~★~♥~♥~★~ El Morno! ♥~★~★~♥ ~
June 8, 2012
★~ Today’s Quote: Every single thing that has ever happened in your life is preparing you for a moment that is yet to come.
★~ Best Friend Day:
As we grow older, more friends become best friends in different ways. There is a childhood best friend that knew you back in the days; the best friend that you raised your children with over the years; the best friend you may only talk to twice a year, but it only takes you a few moments to catch up; perhaps the best friend you gossip with at the office; or, perhaps, the sister or brother that was once a thorn in your side but grew up to be your best friend. While our list of best friends may have grown to include more people, what makes a friendship “best” is sharing our most important secrets, hopes, dreams, aspirations, and disappointments with each other throughout the day or over the years.
★~ Name Your Poison:
“Name your poison” is what bartenders in the movies say when someone sidles up to the bar. However, it can also mean ‘make a choice.’ Maybe it’s the choice about how you plan to kill someone — Hamlet killed his father by ear poisoning! (Is that true?) I seem to remember that it is, but I don’t know for sure. It’s Friday, it’s summer, choose your poison and have some fun.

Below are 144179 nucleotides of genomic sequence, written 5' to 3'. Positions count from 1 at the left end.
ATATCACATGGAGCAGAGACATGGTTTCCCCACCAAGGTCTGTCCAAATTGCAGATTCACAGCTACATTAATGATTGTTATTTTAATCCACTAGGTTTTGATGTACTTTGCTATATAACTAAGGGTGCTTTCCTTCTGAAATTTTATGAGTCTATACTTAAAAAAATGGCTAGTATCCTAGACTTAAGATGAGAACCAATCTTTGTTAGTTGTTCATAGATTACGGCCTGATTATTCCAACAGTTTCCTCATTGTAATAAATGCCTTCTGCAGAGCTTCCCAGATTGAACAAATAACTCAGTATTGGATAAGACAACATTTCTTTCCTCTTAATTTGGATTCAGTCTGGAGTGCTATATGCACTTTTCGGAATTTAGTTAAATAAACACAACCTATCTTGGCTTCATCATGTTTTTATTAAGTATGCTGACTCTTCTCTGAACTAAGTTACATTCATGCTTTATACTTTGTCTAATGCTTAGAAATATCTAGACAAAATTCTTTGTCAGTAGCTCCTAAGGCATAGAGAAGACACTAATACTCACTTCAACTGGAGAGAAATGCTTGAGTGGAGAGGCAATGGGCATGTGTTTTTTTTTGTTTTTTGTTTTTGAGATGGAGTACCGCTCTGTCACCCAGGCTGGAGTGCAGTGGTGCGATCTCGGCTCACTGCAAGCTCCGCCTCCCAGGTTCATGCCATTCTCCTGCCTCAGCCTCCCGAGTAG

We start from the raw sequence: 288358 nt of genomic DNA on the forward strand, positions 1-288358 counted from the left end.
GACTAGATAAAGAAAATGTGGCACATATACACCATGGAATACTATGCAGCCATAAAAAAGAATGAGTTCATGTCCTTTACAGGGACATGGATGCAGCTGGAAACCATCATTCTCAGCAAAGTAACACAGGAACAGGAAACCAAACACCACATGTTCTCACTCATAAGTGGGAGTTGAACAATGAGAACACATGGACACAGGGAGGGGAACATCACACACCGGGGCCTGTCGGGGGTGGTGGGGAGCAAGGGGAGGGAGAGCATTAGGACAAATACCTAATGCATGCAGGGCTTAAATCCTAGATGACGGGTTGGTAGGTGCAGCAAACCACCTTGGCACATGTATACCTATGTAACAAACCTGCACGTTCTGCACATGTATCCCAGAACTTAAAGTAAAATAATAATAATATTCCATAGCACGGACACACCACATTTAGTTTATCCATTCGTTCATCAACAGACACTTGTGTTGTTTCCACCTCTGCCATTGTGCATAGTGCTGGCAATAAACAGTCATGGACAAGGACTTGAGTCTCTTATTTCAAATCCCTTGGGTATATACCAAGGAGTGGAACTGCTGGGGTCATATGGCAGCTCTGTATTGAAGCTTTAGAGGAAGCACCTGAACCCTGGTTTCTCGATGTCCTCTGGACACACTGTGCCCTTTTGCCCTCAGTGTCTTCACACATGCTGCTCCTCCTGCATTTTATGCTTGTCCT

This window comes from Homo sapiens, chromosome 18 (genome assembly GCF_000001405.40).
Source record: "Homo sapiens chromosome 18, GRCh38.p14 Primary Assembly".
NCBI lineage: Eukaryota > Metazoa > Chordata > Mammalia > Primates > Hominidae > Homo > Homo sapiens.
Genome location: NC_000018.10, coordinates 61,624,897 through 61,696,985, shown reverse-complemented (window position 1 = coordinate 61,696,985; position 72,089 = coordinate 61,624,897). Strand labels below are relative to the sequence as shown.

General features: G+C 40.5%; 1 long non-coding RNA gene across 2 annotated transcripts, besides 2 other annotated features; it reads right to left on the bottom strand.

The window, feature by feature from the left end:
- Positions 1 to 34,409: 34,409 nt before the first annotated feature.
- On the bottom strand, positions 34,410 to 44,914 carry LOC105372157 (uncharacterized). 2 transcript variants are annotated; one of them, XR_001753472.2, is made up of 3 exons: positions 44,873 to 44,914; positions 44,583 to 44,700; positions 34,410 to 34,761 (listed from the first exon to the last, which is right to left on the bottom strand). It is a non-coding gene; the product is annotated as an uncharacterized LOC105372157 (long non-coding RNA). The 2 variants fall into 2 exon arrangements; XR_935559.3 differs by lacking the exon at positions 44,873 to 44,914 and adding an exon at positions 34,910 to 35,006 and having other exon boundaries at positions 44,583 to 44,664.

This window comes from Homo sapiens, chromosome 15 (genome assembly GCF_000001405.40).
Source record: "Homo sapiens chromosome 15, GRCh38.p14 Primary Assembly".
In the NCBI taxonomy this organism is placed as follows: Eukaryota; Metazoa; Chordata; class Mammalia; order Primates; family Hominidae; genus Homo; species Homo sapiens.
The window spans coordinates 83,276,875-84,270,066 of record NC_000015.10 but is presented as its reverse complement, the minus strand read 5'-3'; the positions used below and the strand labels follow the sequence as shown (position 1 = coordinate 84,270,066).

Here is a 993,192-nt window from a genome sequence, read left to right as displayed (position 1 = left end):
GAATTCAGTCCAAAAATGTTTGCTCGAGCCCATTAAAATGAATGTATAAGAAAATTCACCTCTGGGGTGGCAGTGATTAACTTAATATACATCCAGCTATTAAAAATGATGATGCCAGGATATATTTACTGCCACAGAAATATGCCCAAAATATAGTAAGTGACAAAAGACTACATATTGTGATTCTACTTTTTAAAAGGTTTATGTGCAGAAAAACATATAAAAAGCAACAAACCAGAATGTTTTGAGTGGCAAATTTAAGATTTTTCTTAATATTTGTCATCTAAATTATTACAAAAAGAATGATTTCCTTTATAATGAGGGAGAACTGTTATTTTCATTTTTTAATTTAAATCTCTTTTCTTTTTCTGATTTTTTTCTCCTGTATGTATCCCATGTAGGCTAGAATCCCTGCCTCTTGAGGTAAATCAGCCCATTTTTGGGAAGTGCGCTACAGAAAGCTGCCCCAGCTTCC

★~ Jelly Doughnut Day:
Permission to eat a jelly Doughnut granted! Perhaps that will be your poison for the day.
★~ Today in History:
♥~ 1786 – Commercial ice cream was advertised for sale for the first time — in New York City. Could this be the reason why we have celebrated both Chocolate Ice Cream and Rocky Road ice cream in the last couple of weeks?
♥~ 1947 – Lassie debuted on ABC radio. It was a 15-minute show about an extraordinary dog. Lassie’s barking on the radio was provided by the star of the movie Lassie Come Home, a collie named Pal. Animal imitator Earl Keen provided the whines and other dog noises. The announcer was Charles Lyon; Marvin Miller and Betty Arnold played Lassie’s owners. The sponsor was Red Heart dog food.
♥~ 1948 – Television was born and Milton Berle ushered in the television era for the next 18 years as the host of the Texaco Star Theater. Known as Mr Television he sold millions of television sets ultimately making TV the most popular form of entertainment in America. Mr. Television … Uncle Miltie … Milton Berle made generations of televisions laugh till tears ran down their faces. Those were simpler times. Those were the days…
♥~ 1988 – All Nippon Airways announced that painting eyeballs on its Jets cut bird collisions by 20 percent. Update April 2000: All Nippon Airways will remove the eyeball markings, which proved useless in preventing birds from flying into the engines and causing damage.
♥~ 1991 – Battle Creek, Michigan, served breakfast to 44,938 people at the world’s longest breakfast table, a new world record
★~ Born Today:
♥~ 1867 – Frank Lloyd Wright architect: Pennsylvania’s Falling Water, NYC’s Guggenheim Museum; “No house should be on any hill or on anything, it should be of the hill, belonging to it …”; died Apr 9, 1959
♥~ 1933 – Joan Rivers (Joan Alexandra Molinsky) comedienne; author: Bouncing Back: I’ve Survived Everything… and I Mean Everything …and You Can Too!; TV host: The Tonight Show, The Late Show Starring Joan Rivers; “Can we talk?”